COS 72-9 - Reversal in competitive dominance of a toxic versus nontoxic cyanobacterium in response to rising CO2

Wednesday, August 10, 2011: 4:20 PM
6A, Austin Convention Center
Jolanda M. H. Verspagen1, Dedmer B. van de Waal1, Jan F. Finke1, Vasiliki Vournazou1, Anne K. Immers1, W. Edwin A. Kardinaal1, Linda Tonk1, Sven Becker2, Petra M. Visser1, Ellen van Donk2 and Jef Huisman1, (1)Aquatic Microbiology, Universiteit van Amsterdam, Amsterdam, Netherlands, (2)Aquatic Ecology, Netherlands Institute of Ecology (NIOO-KNAW), Wageningen, Netherlands

Climate change scenarios predict a doubling of the atmospheric CO2 concentration by the end of this century. Yet, how rising CO2 will affect the species composition of aquatic microbial communities is still largely an open question. Here, we develop a resource competition model to investigate competition for dissolved inorganic carbon in dense algal blooms. The model predicts how dynamic changes in carbon chemistry, pH and light conditions during bloom development feed back on competing phytoplankton species. We test the model predictions in chemostat experiments with monocultures and mixtures of a toxic and nontoxic strain of the freshwater cyanobacterium Microcystis aeruginosa.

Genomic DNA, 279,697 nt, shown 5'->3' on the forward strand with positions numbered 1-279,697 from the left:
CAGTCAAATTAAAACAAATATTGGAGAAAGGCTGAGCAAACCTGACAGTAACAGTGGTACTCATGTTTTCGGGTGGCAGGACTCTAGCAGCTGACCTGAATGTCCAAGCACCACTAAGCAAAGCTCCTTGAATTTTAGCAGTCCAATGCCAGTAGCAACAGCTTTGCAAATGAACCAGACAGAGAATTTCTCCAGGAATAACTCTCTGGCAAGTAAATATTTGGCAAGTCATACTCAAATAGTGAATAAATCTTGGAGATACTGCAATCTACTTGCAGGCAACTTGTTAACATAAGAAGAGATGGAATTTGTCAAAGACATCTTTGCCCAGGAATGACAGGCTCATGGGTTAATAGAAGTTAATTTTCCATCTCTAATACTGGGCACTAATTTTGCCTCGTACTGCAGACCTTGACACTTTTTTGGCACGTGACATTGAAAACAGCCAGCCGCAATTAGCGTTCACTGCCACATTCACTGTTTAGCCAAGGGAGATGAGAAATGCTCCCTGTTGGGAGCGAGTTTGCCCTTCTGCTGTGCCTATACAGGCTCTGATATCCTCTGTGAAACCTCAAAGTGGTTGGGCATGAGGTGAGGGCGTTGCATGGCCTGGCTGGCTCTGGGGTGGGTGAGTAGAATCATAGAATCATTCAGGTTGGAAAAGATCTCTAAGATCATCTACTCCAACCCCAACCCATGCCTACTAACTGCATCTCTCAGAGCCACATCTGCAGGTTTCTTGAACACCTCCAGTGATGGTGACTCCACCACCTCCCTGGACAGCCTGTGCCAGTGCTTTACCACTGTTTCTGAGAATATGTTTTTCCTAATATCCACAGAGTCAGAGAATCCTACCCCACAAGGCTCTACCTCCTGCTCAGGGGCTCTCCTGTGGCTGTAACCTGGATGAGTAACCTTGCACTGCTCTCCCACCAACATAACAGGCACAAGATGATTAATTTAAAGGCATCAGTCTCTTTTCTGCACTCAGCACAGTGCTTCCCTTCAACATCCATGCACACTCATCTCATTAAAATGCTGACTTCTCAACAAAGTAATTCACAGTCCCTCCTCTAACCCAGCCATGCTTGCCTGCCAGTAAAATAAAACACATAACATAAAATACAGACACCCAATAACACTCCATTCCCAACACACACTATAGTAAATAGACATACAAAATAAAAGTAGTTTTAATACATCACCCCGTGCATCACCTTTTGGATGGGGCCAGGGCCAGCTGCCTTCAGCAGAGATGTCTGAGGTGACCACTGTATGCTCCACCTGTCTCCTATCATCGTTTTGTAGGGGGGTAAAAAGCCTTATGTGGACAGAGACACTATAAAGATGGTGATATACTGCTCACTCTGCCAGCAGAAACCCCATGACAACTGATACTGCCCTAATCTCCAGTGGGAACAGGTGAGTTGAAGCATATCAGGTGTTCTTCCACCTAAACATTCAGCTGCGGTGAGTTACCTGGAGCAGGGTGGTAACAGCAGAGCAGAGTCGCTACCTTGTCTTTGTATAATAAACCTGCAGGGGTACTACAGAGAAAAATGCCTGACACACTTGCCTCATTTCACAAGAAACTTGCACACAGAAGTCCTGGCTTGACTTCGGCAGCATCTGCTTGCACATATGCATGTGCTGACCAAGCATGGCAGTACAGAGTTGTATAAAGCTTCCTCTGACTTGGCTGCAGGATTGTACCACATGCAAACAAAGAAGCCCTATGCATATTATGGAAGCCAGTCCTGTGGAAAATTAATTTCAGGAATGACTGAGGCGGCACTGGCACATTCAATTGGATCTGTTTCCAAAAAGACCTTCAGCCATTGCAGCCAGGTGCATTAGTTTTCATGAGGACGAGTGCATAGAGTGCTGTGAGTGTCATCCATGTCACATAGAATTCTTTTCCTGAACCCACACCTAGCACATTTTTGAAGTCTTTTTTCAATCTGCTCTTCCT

The toxic strain was able to reduce dissolved CO2 to lower concentrations than the nontoxic strain, and became dominant in competition at low CO2 levels. Conversely, the nontoxic strain could grow at lower light levels, and became dominant in competition at high CO2 levels but low light availability. The model captured the observed reversal in competitive dominance, and was quantitatively in good agreement with the results of the competition experiments. To assess whether the toxin microcystin might play a role in this reversal of competitive dominance, we performed further competition experiments with the wildtype strain M. aeruginosa PCC 7806 and a mutant impaired in microcystin production. The toxic microcystin-producing wildtype had a strong selective advantage at low CO2 levels but not at high CO2 levels. Our results thus demonstrate both in theory and experiment that rising CO2 levels can alter the community composition and toxicity of harmful algal blooms.

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